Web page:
Known and loved by all as the silver screen cowboy, John Wayne was larger than life. Much the same off-screen as on, he loved drinks, friends, and his family. While on his deathbed, his family gathered around. Concerned that Wayne didn’t know who they were due to his deteriorating condition, his daughter, Aissa, asked if he knew who she was. He did. 

3. “I don’t know what I may seem to the world. But as to myself, I seem to have been only like a boy playing on the seashore and diverting myself now and then in finding a smoother pebble or a prettier shell than the ordinary, whilst the great ocean of truth lay all undiscovered before me.” — Sir Isaac Newton

Upon his death, Sir Isaac Newton chose not to examine his many scientific discoveries or muse about his place in history. Instead, he looked to all that was left to be discovered and stood in awe of the magnificence of the world.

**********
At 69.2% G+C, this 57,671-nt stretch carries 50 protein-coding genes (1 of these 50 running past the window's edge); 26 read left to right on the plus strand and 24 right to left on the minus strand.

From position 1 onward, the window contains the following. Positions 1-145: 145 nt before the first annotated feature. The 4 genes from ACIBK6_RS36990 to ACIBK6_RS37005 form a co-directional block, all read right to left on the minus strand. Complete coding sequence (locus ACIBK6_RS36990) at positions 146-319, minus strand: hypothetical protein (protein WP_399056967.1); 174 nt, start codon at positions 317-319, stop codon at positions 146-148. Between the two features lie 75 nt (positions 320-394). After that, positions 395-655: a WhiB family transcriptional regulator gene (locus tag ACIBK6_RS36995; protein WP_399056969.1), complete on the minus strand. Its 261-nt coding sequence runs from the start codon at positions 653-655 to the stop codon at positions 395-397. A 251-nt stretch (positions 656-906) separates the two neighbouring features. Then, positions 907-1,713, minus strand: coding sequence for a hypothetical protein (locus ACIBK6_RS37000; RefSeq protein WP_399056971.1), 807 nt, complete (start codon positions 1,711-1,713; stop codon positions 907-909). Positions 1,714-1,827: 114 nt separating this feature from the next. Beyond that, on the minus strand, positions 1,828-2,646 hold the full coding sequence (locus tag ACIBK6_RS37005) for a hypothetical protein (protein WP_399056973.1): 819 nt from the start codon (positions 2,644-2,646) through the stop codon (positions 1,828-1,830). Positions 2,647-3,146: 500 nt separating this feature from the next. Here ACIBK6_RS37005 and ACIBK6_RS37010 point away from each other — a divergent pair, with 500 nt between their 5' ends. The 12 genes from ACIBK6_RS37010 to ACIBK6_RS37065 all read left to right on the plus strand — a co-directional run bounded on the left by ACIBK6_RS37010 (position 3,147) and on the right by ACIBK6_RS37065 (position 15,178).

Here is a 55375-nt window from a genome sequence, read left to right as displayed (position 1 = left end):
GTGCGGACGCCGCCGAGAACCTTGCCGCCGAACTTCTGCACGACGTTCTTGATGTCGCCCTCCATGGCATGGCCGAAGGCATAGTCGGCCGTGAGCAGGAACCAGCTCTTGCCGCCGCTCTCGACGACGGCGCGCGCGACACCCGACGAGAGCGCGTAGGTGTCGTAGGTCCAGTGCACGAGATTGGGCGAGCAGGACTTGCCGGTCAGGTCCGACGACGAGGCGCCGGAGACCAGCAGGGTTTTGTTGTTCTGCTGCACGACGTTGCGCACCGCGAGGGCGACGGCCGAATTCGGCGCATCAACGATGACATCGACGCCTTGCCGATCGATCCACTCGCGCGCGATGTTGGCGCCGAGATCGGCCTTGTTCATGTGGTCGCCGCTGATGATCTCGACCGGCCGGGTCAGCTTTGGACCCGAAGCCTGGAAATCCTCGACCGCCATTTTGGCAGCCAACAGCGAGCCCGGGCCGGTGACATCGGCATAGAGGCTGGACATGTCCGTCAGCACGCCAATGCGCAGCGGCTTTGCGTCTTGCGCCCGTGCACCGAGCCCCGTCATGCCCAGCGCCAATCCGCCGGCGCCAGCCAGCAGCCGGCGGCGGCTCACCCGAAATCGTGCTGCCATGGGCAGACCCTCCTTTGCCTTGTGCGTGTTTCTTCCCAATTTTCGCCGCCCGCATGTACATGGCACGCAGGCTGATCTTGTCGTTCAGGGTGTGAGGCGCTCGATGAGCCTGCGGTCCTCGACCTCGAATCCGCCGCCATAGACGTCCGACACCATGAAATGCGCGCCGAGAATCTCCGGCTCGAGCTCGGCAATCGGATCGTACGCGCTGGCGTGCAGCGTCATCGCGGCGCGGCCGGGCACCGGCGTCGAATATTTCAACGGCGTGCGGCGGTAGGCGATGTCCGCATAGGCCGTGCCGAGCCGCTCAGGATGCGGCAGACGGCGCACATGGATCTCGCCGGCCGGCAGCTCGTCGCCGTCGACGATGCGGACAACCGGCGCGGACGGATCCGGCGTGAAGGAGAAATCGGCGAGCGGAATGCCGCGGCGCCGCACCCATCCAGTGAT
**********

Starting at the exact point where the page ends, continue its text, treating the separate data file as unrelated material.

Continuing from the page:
4. “I am just going outside and may be some time.” — Captain Lawrence Oates

Captain Lawrence Oates served his country during an Antarctic exploration. Due to the frigid, harsh conditions, Oates contracted a severe case of frostbite. Knowing his condition put his entire party at risk due to delays, he bravely sacrificed himself in order to save his crew. He decided to take a walk to never return.

5. “Let’s roll.” — Todd Beamer

Aboard Flight 93 from Newark, NJ on September 11, 2001, it didn’t take long for passengers and crew to realize their flight would not be normal. Calling the airplane telephone operator, Todd Beamer discussed what they were about to do — take down the hijackers of their plane. After a prayer, he was ready. Turning to his fellow passengers, he gave the affirmative that put their plan into action.